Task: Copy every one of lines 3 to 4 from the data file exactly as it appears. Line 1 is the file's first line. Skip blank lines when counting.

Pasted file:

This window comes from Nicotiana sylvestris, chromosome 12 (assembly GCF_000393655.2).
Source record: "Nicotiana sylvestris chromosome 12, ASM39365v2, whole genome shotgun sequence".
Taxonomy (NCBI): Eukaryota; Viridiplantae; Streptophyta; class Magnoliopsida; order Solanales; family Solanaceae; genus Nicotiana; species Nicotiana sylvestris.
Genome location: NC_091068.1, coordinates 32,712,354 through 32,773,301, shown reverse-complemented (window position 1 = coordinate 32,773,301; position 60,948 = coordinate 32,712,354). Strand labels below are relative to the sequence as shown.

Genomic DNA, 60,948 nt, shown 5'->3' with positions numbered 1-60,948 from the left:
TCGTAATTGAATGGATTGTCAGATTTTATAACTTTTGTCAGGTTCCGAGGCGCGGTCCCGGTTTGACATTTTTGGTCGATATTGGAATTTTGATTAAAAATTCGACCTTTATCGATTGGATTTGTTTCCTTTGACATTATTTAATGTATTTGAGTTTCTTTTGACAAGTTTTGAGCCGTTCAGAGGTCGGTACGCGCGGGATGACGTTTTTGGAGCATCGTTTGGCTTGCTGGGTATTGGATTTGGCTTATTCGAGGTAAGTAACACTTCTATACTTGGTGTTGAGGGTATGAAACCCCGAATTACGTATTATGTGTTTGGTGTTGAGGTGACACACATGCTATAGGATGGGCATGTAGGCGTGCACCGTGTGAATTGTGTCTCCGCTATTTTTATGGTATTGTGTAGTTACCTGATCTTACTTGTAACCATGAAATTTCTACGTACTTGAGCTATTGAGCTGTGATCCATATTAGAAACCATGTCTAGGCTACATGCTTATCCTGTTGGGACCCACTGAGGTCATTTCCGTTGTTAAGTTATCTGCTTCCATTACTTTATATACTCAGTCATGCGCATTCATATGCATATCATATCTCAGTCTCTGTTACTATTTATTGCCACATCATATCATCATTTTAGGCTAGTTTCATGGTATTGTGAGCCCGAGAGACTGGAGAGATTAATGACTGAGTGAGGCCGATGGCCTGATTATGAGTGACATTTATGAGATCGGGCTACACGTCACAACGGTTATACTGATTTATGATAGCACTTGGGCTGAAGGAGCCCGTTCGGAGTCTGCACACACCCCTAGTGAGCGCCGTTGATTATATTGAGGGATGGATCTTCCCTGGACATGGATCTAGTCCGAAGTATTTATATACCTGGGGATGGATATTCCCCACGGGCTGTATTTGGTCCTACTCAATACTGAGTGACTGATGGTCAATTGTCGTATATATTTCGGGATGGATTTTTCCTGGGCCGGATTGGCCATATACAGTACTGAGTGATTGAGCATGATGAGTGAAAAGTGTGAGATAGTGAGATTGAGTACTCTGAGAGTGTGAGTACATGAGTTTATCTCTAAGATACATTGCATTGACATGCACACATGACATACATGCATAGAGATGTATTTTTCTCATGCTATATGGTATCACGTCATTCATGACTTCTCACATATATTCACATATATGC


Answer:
Taxonomy (NCBI): Eukaryota; Viridiplantae; Streptophyta; class Magnoliopsida; order Solanales; family Solanaceae; genus Nicotiana; species Nicotiana sylvestris.
Genome location: NC_091068.1, coordinates 32,712,354 through 32,773,301, shown reverse-complemented (window position 1 = coordinate 32,773,301; position 60,948 = coordinate 32,712,354). Strand labels below are relative to the sequence as shown.